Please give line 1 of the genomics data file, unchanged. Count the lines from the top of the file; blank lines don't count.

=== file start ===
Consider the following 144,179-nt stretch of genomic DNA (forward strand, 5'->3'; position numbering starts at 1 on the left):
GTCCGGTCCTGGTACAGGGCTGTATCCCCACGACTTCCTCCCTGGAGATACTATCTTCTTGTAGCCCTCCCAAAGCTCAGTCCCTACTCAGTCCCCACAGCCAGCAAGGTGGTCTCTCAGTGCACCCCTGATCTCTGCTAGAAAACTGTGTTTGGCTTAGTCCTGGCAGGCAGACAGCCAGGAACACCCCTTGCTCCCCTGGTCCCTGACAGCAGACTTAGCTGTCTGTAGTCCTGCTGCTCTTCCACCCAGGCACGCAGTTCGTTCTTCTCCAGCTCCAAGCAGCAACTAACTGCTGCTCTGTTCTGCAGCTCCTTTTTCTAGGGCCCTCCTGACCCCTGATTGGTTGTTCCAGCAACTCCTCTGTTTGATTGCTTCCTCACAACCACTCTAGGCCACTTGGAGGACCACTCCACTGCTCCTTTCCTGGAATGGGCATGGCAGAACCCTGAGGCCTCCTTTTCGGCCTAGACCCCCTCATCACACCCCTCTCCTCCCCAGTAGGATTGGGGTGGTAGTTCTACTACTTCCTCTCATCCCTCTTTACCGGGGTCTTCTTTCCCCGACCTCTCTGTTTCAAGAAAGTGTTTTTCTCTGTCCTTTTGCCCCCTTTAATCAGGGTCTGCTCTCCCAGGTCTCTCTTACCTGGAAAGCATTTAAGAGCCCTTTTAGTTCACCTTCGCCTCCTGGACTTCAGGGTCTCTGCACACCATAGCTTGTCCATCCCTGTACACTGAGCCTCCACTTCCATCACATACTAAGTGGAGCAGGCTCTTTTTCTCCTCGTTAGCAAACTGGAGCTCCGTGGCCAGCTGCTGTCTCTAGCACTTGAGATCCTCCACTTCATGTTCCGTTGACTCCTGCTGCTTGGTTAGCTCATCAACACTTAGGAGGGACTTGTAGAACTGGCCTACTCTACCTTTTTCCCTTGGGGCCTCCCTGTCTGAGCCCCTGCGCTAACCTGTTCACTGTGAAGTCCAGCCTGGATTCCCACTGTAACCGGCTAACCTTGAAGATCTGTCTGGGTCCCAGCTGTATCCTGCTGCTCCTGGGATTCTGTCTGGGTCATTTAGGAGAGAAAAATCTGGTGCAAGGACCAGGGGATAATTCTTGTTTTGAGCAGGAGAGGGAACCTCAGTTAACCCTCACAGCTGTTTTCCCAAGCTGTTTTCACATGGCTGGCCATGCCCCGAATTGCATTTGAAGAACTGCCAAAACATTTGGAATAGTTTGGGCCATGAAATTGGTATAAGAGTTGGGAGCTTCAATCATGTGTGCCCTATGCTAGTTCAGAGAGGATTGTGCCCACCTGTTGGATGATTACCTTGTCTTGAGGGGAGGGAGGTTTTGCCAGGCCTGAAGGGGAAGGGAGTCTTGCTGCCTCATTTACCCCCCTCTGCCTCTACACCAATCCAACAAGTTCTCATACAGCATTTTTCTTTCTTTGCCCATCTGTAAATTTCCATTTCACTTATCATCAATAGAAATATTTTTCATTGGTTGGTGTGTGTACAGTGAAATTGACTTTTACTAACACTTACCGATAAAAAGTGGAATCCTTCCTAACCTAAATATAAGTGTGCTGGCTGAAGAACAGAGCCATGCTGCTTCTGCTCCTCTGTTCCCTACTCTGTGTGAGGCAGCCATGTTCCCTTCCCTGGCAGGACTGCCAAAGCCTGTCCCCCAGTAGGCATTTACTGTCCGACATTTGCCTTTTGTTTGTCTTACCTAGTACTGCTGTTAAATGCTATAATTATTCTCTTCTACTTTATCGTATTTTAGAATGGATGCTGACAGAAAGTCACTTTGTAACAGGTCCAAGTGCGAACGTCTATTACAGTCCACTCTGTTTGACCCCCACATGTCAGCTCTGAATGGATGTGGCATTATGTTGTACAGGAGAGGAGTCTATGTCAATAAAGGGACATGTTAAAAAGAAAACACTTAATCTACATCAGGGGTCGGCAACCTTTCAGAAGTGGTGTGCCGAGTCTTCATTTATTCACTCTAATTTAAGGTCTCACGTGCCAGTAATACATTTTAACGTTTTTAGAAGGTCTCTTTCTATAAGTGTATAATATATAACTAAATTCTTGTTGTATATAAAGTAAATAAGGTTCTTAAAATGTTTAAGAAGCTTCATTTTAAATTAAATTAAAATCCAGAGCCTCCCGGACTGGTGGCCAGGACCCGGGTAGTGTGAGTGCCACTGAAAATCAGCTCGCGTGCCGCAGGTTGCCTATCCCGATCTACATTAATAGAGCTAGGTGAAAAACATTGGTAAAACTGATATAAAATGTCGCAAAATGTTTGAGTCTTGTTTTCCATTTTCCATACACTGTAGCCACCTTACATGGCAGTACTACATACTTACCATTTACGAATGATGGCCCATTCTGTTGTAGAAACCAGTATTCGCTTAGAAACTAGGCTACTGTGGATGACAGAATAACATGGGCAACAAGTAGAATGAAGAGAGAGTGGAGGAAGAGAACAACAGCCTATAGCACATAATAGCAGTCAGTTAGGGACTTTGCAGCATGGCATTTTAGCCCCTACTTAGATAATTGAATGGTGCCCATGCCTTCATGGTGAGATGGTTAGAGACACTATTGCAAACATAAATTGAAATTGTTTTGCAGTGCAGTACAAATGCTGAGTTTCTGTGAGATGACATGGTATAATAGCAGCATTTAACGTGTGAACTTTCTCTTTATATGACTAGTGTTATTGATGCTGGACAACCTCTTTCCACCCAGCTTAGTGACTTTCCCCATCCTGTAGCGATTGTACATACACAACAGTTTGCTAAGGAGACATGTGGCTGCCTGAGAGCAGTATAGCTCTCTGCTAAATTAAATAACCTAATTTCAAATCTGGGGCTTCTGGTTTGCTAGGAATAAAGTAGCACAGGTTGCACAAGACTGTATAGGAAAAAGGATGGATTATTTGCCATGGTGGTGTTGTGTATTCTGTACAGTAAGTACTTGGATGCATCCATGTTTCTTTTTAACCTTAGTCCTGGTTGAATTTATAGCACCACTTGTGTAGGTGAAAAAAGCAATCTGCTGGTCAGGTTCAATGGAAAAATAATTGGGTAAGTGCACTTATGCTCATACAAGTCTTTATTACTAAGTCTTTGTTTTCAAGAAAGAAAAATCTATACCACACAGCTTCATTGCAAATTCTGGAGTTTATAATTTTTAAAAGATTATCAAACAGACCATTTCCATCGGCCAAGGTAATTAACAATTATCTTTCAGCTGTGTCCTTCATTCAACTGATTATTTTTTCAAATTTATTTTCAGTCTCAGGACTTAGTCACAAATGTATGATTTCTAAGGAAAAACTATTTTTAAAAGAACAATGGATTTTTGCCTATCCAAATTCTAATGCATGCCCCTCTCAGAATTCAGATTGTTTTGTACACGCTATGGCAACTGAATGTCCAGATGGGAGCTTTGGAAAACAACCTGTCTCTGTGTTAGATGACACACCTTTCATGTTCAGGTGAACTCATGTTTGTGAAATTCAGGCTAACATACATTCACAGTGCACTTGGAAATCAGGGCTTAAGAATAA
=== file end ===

Consider the following 144,179-nt stretch of genomic DNA (forward strand, 5'->3'; position numbering starts at 1 on the left):